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Traditional authority

 

Traditional authority

Traditional authority (also known as traditional domination) is a form of ruling regime is largely tied to tradition or custom. The main reason for the given state of affairs is that it 'has always been that way'.

Contents

  • Traditional authority in sociology 1
    • Patriarchs and their households 1.1
    • Patrimonialism 1.2
    • Feudalism 1.3
  • Traditional leaders 2
  • See also 3
  • External links 4

Traditional authority in sociology

In sociology, the concept of traditional authority (domination) comes from Max Weber's tripartite classification of authority, the other two forms being charismatic authority and rational-legal authority. All of those three domination types represent an example of his ideal type concept. Weber noted that in history those ideal types of domination are always found in combinations.

In traditional authority, the legitimacy of the authority comes from tradition; in charismatic authority from the personality and leadership qualities of the individual; and in rational-legal authority from powers that are bureaucratically and legally attached to certain positions.

Patriarchs and their households

Weber derives the traditional domination from patriarchs and their households - in other words, from the ancient tradition of family (the authority of a master over his household). The master is designated in accordance with the rules of inheritance. He has no administrative staff nor any machinery to enforce his will by force alone; he depends on the willingness of the group members to respect his authority. Those members stand in personal relations to him. They obey him based on the belief that this is their duty sanctioned by immemorial tradition and on feeling of filial piety for the person of the master.

Patrimonialism

Patrimonial government occurs when the ruler's household expands with the household administration giving rise to governmental offices. All officials are personal dependents or favourites of the ruler, appointed by him. Their interactions with the ruler are based on paternal authority and filial dependence. The officials treat their work as a personal service to the ruler. The ruler has complete control over the officials; he empowers them from case to case, assigns specific tasks, promotes and demotes. They have no rights, rather they have privileges granted and withdrawn by the ruler. It is rare to discover any clear and stable hierarchy and responsibility in the deluge of official titles of most patrimonial administrations.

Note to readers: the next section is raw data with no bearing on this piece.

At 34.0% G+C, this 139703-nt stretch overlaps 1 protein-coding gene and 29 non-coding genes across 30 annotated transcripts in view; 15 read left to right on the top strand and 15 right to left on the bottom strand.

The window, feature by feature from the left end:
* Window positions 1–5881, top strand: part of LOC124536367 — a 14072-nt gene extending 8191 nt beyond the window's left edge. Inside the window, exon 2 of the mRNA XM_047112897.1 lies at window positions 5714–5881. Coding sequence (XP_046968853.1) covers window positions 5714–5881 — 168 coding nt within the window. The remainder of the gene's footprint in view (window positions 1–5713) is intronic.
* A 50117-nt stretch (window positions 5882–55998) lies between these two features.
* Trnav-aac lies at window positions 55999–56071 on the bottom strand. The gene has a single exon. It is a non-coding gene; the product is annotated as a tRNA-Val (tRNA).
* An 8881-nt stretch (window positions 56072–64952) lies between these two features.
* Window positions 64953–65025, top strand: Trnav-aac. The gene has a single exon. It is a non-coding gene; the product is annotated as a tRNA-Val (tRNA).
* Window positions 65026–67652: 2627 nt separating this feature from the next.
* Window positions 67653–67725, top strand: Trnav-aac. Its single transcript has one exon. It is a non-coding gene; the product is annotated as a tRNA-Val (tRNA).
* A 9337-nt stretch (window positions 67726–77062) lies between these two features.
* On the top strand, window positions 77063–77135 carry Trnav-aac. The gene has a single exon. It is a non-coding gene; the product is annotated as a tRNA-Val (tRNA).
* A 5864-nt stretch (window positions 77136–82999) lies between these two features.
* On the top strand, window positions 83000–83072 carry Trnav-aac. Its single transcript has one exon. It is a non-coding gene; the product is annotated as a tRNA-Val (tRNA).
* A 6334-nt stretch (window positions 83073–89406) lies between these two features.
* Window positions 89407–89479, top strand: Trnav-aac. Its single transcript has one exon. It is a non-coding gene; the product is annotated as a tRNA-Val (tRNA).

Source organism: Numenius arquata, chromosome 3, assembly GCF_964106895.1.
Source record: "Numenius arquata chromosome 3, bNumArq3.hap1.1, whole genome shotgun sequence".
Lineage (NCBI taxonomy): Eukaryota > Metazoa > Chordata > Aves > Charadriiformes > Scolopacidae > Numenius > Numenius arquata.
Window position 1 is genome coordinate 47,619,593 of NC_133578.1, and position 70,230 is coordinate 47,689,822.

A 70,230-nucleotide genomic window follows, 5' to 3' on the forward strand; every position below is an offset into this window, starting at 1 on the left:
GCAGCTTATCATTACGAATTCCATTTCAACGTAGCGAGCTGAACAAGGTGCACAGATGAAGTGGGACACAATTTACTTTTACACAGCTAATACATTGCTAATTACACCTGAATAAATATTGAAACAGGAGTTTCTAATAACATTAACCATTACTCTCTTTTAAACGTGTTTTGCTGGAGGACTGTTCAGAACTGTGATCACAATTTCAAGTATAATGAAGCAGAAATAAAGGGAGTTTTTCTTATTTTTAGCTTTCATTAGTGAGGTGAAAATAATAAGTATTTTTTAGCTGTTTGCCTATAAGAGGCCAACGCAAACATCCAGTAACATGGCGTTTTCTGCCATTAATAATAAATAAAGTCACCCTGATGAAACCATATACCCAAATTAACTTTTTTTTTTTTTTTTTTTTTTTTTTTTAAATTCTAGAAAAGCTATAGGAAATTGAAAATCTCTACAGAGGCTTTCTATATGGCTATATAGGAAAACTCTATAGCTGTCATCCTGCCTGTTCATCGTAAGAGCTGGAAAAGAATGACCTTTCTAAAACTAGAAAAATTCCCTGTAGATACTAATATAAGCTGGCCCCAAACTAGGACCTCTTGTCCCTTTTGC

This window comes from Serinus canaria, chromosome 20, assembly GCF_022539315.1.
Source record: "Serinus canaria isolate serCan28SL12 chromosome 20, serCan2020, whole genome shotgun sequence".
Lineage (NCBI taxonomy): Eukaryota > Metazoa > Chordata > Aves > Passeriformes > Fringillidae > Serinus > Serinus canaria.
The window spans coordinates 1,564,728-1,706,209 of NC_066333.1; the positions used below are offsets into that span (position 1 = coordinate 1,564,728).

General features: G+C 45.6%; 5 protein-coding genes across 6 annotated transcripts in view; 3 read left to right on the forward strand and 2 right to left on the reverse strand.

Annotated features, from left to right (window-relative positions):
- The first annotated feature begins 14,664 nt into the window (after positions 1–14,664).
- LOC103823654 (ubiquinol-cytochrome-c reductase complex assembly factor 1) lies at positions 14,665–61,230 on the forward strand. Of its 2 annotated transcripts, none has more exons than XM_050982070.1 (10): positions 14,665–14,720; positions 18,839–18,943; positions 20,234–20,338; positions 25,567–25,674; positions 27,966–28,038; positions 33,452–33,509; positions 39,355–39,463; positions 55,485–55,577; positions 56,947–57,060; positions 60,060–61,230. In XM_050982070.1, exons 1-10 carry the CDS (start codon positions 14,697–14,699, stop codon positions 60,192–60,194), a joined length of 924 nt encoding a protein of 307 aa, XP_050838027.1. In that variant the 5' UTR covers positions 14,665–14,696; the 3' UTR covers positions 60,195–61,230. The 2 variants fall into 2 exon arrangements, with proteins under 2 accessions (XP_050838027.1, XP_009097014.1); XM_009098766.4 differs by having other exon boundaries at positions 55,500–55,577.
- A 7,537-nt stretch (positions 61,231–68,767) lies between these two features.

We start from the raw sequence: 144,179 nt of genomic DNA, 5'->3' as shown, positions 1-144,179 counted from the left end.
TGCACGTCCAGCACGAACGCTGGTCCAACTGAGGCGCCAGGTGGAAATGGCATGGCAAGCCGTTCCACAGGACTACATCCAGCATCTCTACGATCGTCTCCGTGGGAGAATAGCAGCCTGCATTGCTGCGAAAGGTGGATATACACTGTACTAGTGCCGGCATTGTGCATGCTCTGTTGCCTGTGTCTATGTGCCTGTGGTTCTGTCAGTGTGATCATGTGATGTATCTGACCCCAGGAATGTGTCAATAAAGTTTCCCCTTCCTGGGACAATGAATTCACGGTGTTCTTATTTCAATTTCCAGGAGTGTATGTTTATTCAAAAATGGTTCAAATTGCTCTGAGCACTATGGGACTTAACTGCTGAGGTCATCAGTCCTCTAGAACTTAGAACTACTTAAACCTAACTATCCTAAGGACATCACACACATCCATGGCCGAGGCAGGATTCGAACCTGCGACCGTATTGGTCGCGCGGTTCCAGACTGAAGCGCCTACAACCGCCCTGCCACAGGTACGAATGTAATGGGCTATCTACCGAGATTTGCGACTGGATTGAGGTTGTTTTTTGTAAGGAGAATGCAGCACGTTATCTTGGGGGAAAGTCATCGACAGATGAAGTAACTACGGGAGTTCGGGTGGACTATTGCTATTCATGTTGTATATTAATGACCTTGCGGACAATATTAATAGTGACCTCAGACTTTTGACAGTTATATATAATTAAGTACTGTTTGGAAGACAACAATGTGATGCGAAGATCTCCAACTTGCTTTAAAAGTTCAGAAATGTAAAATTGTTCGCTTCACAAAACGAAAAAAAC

Military force is an important instrument of a patrimonial rule. Weber distinguished five types of military organisations. In all of those cases the military is a tool of the ruler, solely for his use - but he is responsible for its upkeep (equipment, maintenance and wages).

With the growth of the territory organized and more independent administrative staff and military force became a necessity. This usually leads to decentralisation, and some individuals gain more independence in the form of certain rights (for example, the right to inheritance and marriage without the consent of the rulers, to be judged by independent courts instead of officials of the royal household, etc.).

One of the best examples of almost pure type of patrimonialism is Ancient Egypt, where the population was entirely dependent upon the control of the waterways (Nile River). This facilitated the creation of centralised government. When the royal household required it, the individual had to forced to perform the public duties, such as participate in labor-intensive project (rising of the pyramids). Thus the whole country was in fact the patriarchal household of the pharaoh.

When land is given to military or officials for the performance of their duties, their independence increases and the power of the ruler weakens (consider the Mameluks and their rebellions, or the difference between Chinese Confucian literati who were never able to overthrow the power of the emperor and European knights who evolved into powerful aristocracy in many cases vastly limiting the power of the kings (especially in the Polish-Lithuanian Commonwealth)).

Patrimonial dominance has often prevailed in the Orient, where land remained in the control of the ruler. However, in the Occident the ruler lost control of the lands given to the nobility, which according to Weber was a major reason for patrimonialism being replaced by feudalism.

Feudalism

Feudalism when compared to patrimonalism, has one major similarity and several important differences.

The similarity is that both are based on tradition and have powerful rulers who grant rights in return for military and administrative services.

The differences are important for the subtler distinction:

  • feudalism replaces the paternal relationship of patrimonalism by a contract of allegiance based on knightly militarism.
  • the patrimonial ruler's grants of authority and the personal dependence of official are replaced in feudalism by the contractual freedom, personal allegiance and socioeconomic prominence on the part of the vassals.

Traditional leaders

Most of the representatives of any dynasty ruling for more than one generation (kings, emperors, sultans, etc.) would fall into that category. Thus majority monarchies and some autocracies, oligarchies, and theocracies would be ruled by traditional leaders.

Often male head of a common family should be considered a traditional leader. This could also be the case in a family-owned business, if its director and other leader positions are chosen based on family ties and/or age.

See also

External links

  • South Africa: traditional leaders
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